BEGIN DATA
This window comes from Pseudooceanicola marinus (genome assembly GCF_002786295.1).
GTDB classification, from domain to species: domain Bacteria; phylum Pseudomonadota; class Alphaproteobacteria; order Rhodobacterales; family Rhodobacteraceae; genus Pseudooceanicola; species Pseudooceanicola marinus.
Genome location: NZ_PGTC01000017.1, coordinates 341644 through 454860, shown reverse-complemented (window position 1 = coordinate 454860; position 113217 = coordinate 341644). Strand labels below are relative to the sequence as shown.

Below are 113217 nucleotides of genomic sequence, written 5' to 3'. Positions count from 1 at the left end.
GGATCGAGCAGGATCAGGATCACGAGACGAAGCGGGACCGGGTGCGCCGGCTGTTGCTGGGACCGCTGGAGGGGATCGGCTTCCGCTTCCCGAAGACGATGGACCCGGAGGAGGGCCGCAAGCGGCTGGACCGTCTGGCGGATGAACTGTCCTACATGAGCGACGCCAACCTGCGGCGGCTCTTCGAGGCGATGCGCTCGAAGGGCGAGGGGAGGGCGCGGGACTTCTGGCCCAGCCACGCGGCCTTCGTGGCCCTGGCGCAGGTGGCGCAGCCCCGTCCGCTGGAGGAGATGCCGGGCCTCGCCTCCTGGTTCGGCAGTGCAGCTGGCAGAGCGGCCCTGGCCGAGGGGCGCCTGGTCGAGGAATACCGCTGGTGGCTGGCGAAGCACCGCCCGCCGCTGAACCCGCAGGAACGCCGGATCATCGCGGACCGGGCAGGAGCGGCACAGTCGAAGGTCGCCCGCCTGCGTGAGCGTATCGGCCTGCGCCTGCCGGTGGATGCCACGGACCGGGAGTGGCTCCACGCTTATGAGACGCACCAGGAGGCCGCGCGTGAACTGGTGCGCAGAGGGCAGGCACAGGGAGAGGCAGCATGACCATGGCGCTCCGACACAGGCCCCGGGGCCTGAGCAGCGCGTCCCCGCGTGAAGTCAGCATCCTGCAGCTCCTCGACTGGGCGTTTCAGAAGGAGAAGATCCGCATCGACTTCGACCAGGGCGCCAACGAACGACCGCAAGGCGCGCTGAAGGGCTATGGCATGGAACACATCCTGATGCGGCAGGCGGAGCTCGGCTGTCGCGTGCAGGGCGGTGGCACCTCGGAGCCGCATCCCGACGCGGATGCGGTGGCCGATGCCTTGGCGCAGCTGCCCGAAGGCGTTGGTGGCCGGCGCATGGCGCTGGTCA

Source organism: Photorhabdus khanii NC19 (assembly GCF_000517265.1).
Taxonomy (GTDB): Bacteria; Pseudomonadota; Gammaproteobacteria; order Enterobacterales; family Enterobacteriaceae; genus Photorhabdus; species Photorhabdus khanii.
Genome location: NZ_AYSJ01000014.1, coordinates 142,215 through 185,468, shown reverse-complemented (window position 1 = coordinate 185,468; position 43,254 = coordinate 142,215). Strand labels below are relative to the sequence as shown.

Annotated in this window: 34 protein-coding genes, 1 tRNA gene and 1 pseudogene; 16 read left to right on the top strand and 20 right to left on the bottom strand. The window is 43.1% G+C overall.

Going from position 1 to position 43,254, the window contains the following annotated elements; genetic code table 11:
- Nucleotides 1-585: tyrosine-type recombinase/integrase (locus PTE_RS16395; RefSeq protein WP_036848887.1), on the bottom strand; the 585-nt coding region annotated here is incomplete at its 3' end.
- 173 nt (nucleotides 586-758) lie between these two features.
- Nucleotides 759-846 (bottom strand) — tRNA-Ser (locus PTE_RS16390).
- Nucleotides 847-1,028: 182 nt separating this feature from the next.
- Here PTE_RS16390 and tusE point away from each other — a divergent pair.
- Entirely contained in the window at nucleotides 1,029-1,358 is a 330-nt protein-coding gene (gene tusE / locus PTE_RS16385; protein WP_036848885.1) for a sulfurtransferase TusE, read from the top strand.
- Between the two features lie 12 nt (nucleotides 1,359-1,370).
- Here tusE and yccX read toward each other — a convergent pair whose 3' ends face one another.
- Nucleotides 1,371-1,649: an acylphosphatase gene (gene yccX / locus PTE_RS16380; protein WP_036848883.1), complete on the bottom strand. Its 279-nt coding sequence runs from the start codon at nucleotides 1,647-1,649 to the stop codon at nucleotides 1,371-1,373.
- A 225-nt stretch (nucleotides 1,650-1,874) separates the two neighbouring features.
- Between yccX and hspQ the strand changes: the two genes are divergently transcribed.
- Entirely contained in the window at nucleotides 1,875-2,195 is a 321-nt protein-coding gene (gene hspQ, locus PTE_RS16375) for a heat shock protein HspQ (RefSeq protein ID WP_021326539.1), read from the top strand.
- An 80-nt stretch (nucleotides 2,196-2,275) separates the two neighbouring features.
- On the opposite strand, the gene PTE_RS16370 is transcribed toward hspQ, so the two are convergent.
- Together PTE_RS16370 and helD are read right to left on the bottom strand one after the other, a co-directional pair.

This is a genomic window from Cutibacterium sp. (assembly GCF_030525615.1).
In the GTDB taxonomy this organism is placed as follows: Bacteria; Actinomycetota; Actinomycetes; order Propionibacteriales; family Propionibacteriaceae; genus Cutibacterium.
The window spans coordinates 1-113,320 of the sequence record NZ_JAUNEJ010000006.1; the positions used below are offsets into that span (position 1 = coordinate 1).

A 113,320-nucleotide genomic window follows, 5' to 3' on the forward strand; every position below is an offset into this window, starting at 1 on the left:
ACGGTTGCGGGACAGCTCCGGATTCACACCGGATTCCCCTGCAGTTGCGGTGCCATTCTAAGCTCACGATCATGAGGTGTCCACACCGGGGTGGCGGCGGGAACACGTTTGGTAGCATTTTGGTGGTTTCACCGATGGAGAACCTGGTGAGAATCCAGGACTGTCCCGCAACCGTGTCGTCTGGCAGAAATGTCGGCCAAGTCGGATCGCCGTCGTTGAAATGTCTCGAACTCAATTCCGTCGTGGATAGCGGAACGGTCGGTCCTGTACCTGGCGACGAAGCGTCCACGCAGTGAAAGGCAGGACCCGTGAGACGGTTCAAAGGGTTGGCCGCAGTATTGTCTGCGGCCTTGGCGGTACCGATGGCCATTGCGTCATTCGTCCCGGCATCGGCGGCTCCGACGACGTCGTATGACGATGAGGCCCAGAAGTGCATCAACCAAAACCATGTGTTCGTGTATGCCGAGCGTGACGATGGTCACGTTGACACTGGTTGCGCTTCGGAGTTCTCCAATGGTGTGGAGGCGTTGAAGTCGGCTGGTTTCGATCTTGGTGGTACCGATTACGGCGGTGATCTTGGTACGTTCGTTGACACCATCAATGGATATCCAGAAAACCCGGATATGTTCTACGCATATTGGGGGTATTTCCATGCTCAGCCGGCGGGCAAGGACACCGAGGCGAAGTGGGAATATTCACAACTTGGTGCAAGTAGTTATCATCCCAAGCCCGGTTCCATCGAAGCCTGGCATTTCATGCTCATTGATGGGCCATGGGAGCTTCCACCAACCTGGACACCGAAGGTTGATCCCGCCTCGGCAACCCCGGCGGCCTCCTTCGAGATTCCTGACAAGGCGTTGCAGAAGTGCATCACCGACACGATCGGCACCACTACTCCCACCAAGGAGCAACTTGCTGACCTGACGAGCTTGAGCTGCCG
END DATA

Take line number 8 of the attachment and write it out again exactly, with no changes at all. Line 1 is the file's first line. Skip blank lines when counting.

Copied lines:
Genome location: NZ_AYSJ01000014.1, coordinates 142,215 through 185,468, shown reverse-complemented (window position 1 = coordinate 185,468; position 43,254 = coordinate 142,215). Strand labels below are relative to the sequence as shown.